Audiences are largely passive and quiet, to the point of being invisible. They are also largely faceless, because they can ReadAnonymously. This is a particular challenge for anywhere that prizes ContentOverCommunity - the audience is the customer, and the entire reason for existence, yet it is difficult to know what it wants.
Often a site uses some form of EasySubmission, such as a "RecentVisitors"-style guestbook, or a "feedback" email address to try to eke out a greater level of feedback. This is an important motivational tool - without feedback, people may feel that they are wasting their time. Even simple HitCounts are useful in this regard.
By contrast to TheCollective, which is built with bi-directional, many-to-many communication, TheAudience is built with mono-directional, one-to-many communication. It forms a hub and spoke network, with the community at the center and the audience round the edges. Because of this, audiences scale without limits, whereas CommunityMayNotScale. Some SocialSoftware benefit from this, such as WebLogs, and thus if you aim to reach a large audience, use more mono-directional architecture.
[ed: consider seperating discussion of all who use a community's output, which presumably includes the community itself (cf CommunityAsAudience?), from only the silent and quiet people (cf SilentPublic)]
What's radically new about TheAudience on the digital network is that people can respond--they can reply back to you, modify your text in collaboration, or steal your ideas and build on it; this either invades your sense of identity or reinforces the experience of WebExhibitionism inherent in radically publicizing your life. In fact, it makes your LifeInText a negotiation with your readers, TheAudience; this is the opposite expectation of many.
Contrast the SilentPublic of traditional media.
I wonder what typical TeethToTailRatios are, that is, how many silent readers there are per active participant. This is oft asked in various media, I realize. In the mid 1990s I got about one email for every 500 visitors to my web site; today I get about one for every 5,000. Has someone winnowed the statistics for the more prominent wikis to ascertain the size of the audience compared to the size of the contributor base? --anon
See Wiki:WikiReaderToWriterRatio for a simple analysis of reader/writer ratios on WardsWiki.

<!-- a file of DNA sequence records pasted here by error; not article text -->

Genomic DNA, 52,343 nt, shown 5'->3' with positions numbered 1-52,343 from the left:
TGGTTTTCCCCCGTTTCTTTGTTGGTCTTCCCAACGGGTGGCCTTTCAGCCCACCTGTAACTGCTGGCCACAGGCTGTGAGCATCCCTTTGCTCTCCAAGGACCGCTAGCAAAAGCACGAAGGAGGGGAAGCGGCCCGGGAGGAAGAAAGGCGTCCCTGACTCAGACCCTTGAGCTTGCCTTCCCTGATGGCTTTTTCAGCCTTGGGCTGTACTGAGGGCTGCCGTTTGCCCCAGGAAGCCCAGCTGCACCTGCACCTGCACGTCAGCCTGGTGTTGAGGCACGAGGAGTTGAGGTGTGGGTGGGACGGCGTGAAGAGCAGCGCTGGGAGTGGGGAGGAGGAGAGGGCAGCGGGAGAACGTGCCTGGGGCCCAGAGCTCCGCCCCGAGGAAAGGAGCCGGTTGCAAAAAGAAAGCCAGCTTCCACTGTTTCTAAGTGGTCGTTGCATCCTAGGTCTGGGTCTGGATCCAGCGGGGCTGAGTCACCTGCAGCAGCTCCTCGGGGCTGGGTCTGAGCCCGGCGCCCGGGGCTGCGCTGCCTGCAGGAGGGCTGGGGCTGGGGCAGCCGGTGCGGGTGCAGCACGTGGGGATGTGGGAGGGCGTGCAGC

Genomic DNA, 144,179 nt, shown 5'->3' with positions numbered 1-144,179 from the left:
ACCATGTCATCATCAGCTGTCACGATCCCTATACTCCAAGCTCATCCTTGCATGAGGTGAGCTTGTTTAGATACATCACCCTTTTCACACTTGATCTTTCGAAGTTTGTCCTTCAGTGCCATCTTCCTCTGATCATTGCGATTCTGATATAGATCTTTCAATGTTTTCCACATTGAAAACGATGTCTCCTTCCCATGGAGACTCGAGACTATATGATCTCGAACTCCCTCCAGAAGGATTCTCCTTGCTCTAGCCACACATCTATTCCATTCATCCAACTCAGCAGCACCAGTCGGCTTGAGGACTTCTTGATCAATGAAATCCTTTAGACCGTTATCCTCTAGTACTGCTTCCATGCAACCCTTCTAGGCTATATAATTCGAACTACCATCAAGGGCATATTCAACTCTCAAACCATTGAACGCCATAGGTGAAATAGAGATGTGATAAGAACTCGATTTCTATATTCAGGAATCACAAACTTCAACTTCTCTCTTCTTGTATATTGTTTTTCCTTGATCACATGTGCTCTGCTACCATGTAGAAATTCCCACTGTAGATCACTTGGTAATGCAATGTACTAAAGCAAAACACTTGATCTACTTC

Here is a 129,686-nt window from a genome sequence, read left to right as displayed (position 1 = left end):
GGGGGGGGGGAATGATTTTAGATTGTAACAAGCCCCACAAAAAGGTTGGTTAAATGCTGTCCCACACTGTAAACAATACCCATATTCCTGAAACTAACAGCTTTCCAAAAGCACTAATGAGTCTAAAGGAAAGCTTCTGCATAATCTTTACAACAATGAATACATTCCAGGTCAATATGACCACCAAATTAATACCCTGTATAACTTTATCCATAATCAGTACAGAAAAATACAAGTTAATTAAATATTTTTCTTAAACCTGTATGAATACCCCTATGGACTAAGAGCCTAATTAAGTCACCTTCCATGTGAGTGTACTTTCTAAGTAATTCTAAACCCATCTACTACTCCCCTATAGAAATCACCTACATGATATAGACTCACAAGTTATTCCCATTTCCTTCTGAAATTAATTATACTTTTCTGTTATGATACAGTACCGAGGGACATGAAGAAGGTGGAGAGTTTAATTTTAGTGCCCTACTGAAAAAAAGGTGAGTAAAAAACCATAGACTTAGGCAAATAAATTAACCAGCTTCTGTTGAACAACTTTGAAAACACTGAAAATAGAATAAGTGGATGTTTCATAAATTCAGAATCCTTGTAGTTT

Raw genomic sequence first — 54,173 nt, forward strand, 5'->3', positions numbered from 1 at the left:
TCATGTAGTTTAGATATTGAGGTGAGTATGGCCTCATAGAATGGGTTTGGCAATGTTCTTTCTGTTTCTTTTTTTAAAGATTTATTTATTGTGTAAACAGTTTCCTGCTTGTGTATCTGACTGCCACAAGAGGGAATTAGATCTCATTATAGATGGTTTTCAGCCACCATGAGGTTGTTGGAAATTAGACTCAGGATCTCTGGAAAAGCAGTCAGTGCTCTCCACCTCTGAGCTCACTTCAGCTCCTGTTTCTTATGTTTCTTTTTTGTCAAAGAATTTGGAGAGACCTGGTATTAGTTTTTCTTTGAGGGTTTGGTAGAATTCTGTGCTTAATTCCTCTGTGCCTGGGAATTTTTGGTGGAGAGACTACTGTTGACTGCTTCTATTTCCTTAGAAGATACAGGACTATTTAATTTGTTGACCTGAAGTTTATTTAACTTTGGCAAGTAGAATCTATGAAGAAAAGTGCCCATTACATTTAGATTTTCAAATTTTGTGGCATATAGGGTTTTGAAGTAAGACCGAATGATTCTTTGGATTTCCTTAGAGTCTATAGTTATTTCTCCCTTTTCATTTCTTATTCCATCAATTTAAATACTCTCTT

Is TheAudience part of the community? --anon
Yes, even as SilentPublic the audience affects the online community. The contributors know that the audience is there and write towards the interests of the audience. During conflicts the more experienced people don't primarily target the opponent but write with the audience - to win the audience - in mind. -- HelmutLeitner
The audience is known to the host as access data, usually available as log files from the webserver or the wiki software.
The data can be analyzed for its content: robots, admins, members, visitors... this may give valuable insights into the state of the community.
The data is sometimes published: it may show an increase of the access rates (otherwise it wouldn't be published). This may be interpreted as increasing interest of readers. This may increase the trust of the users into the future of the online community.
All this may be of little value if the access rates are actually used to measure the success of an online community because there are too many ways to manipulate the access rates.
Cited in Raymond Cogniat, Georges Braque, trans. Mark Paris (New York: Harry N. Abrams, 1976), p. 60. Originally in the Cahier de Georges Braque: 1917-1947 (Paris: Maeght, 1948), p. 16: "Ceux qui vont de l'avant tournent le dos aux suiveurs. C'est tout ce que les suiveurs méritent."
While you may feel validated and warmed by an audience, they can also hold you back by preventing you from changing gears and doing something new. After all, they only loved you while you were young, but how long can you stay young? Actors get typecast, and communities become stale. cf. Wiki:MissingWikiBeforeXp.
Why are you limiting the best you can high ranks in google for this community ? To limit the number of participants to keep theCollective low for better management, or to limit the audience ?
I was just thinking about this, especially regarding the history of MeatballWiki being saught by kiddie porn enthusiasts, like the "popular" NaturistClub page. Pedophiles notwithstanding, I'm not entirely convinced that people coming in from Google are beneficial to the community, as they seem to roll in and then leave, unless they want to vandalize something. I'm not ready to advocate blocking the Googlebot as the server is still doing ok, but it would certainly be an easy thing to kill if server load became an issue. But, playing the page rank game is the wrong thing to do. ContentOverForm. Popularity without substance is corrosive. -- SunirShah
IIRC, I first saw meatball via google - though I only came back when I followed explicit links from wikipedia somewhere. LimitGrowth has something about blocking google et al. --MartinHarper
The difference between a hero and a fool is the audience -- AnonymousContributor?